Six months ago when I was nominated to be the editor-in-chief of the North Street Review, I was given a binder, a gmail password, and a brief to create an edition of our post-graduate art history journal. Six months, hundreds of cups of tea, and a destroyed heater later, the North Street Review has officially entered the digital age with a full online presence- at the ripe age of nineteen. It is a remarkable journal that, through its incarnations as Inferno and the Journal of Post Graduate Art History and Museum Studies, reflects the evolution of the Department’s post-graduate community as well.
Our theme, ‘Modulating Materiality’, owes its conception to a long collaboration we have with Museum and Galleries Studies. Even as many of our postgraduates address the theory of art history and philosophy, by far the majority of our research currently leans towards materiality. In effect, we all have to navigate the perilous academic waters between theory and the object. We searched, in vain, for an art work that would accurately encompass this modulation, and so artist Andrew Boerder created a beautiful cover that reflects our state of academic flux, heralding in the North Street Review’s digital age.
Editing this journal has offered this researcher a rare opportunity to branch out and study other subjects, and work on a collaborative project. Contributions to this edition have come from all over the world, and in addition to corresponding with academics in the United States, Argentina, Portugal, and the UK, we are pleased to publish five distinct articles.
Vanessa Badagliacca (New University of Lisbon) offers a wonderful introduction to recent studies on materiality. Her article, ‘On Matters, Materiality, and Materialism Entanglements with Art History’ contextualizes materiality and how it emerged as a significant area of study for art historians, particularly in the last two decades. Then, beginning with the Italian Renaissance, Bryn Schockmel examines the works of the famous Italian Renaissance painter in relation to the marriage for which they were originally intended, in ‘To Each His (or Her) Own: Piero di Cosimo’s Bacchanals for the Palazzo Vespucci’. Schockmel highlights how the Bacchanals were an integral part of the décor indented to celebrate Vespucci-Nerli marriage at the Palazzo Vespucci in 1500. We then jump forward in time, as Sophie Handler addresses the images of children in nineteenth-century England and France in ‘Fabricating Innocence and Fashioning Sexuality: The Material Culture of the Female Child in Nineteenth Century British and French Art’. As she explains, these images exemplify the contradictory views on childhood that were innate in Western culture. At once children were pure and wild, innocent and sexual, paradoxes that are manifest in works by Auguste Renoir, Robert Huskisson, John Simmons, John Everett Millais, Henry Fuseli, and Charles Dodgson/Lewis Carroll. Maria Golovteeva’s article reflects her larger body of work on nineteenth century artist Fernand Khnopff. In ‘Forming the Symbolist Identity: the Materiality of Fernand Khnopff’s Sculptures’ she addresses the material aspects of his work, which encompassed a vast array of materials, including ivory, wax, plaster, and marble. Finally, Sophie Kromholz explores the vulnerability of art materials in ‘Living in the Material World: Making Sense of Material Matters in Relation to Temporary Artworks’. While the public is aware of eroding frescos and retouched masterpieces, here Kromholz writes about artworks that are made from perishable materials and questions ideas of authenticity and conservation, and the intent of the author.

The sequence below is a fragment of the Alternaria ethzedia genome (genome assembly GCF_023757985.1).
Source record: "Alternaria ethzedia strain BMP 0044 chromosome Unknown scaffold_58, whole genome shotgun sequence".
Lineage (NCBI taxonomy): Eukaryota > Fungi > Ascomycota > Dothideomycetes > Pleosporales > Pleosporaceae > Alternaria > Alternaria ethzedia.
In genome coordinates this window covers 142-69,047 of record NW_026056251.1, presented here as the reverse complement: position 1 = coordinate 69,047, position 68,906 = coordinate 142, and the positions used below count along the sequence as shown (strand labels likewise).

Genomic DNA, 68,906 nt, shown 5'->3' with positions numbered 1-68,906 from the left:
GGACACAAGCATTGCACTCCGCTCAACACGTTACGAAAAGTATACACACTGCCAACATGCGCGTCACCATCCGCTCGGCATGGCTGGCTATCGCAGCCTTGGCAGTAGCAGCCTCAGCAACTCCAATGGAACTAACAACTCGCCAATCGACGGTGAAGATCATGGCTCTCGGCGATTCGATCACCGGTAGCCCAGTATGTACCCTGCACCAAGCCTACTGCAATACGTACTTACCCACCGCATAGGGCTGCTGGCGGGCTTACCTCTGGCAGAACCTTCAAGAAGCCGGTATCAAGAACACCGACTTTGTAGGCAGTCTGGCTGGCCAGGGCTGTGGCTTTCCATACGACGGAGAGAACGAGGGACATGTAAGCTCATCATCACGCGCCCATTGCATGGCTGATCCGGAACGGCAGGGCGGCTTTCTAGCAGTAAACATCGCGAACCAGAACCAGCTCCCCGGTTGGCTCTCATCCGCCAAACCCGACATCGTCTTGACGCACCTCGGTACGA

With this, we hope to encourage collaboration and research among post-graduates across the UK and beyond, and- as I pass the torch to future editors- hope that the next edition will receive equally wonderful submissions.
Valentina S. Grub